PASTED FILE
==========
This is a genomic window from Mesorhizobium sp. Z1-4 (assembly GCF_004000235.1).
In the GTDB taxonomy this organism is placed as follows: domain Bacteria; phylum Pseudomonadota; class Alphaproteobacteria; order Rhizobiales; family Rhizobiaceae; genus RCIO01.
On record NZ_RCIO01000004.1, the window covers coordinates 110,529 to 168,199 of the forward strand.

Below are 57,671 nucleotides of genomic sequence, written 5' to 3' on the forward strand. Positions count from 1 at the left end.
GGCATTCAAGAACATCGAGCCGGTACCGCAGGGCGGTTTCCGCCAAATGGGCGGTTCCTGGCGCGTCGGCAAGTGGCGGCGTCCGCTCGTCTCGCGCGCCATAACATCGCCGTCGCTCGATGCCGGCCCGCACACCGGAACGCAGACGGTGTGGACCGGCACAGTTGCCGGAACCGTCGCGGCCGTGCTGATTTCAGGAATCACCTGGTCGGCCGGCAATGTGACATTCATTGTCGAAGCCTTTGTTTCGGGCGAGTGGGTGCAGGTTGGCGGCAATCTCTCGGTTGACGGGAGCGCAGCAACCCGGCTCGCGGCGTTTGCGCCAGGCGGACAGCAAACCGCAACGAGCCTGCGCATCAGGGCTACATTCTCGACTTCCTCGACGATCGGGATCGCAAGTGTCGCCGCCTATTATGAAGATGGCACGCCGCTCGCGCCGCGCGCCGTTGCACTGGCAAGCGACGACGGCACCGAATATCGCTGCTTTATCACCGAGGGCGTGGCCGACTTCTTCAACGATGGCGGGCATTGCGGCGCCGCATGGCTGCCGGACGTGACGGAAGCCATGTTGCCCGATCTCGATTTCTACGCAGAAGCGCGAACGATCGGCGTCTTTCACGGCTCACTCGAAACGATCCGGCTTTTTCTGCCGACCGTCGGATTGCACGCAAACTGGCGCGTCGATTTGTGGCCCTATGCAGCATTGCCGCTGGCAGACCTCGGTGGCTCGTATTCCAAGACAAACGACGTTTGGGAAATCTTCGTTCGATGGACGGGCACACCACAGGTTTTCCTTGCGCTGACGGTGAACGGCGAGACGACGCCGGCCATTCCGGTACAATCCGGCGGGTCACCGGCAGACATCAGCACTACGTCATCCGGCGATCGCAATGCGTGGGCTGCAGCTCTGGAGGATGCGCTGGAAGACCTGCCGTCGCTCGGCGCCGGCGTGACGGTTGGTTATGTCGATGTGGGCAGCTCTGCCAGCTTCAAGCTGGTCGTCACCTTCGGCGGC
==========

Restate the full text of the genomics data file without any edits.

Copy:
This is a genomic window from Mesorhizobium sp. Z1-4 (assembly GCF_004000235.1).
In the GTDB taxonomy this organism is placed as follows: domain Bacteria; phylum Pseudomonadota; class Alphaproteobacteria; order Rhizobiales; family Rhizobiaceae; genus RCIO01.
On record NZ_RCIO01000004.1, the window covers coordinates 110,529 to 168,199 of the forward strand.

Below are 57,671 nucleotides of genomic sequence, written 5' to 3' on the forward strand. Positions count from 1 at the left end.
GGCATTCAAGAACATCGAGCCGGTACCGCAGGGCGGTTTCCGCCAAATGGGCGGTTCCTGGCGCGTCGGCAAGTGGCGGCGTCCGCTCGTCTCGCGCGCCATAACATCGCCGTCGCTCGATGCCGGCCCGCACACCGGAACGCAGACGGTGTGGACCGGCACAGTTGCCGGAACCGTCGCGGCCGTGCTGATTTCAGGAATCACCTGGTCGGCCGGCAATGTGACATTCATTGTCGAAGCCTTTGTTTCGGGCGAGTGGGTGCAGGTTGGCGGCAATCTCTCGGTTGACGGGAGCGCAGCAACCCGGCTCGCGGCGTTTGCGCCAGGCGGACAGCAAACCGCAACGAGCCTGCGCATCAGGGCTACATTCTCGACTTCCTCGACGATCGGGATCGCAAGTGTCGCCGCCTATTATGAAGATGGCACGCCGCTCGCGCCGCGCGCCGTTGCACTGGCAAGCGACGACGGCACCGAATATCGCTGCTTTATCACCGAGGGCGTGGCCGACTTCTTCAACGATGGCGGGCATTGCGGCGCCGCATGGCTGCCGGACGTGACGGAAGCCATGTTGCCCGATCTCGATTTCTACGCAGAAGCGCGAACGATCGGCGTCTTTCACGGCTCACTCGAAACGATCCGGCTTTTTCTGCCGACCGTCGGATTGCACGCAAACTGGCGCGTCGATTTGTGGCCCTATGCAGCATTGCCGCTGGCAGACCTCGGTGGCTCGTATTCCAAGACAAACGACGTTTGGGAAATCTTCGTTCGATGGACGGGCACACCACAGGTTTTCCTTGCGCTGACGGTGAACGGCGAGACGACGCCGGCCATTCCGGTACAATCCGGCGGGTCACCGGCAGACATCAGCACTACGTCATCCGGCGATCGCAATGCGTGGGCTGCAGCTCTGGAGGATGCGCTGGAAGACCTGCCGTCGCTCGGCGCCGGCGTGACGGTTGGTTATGTCGATGTGGGCAGCTCTGCCAGCTTCAAGCTGGTCGTCACCTTCGGCGGC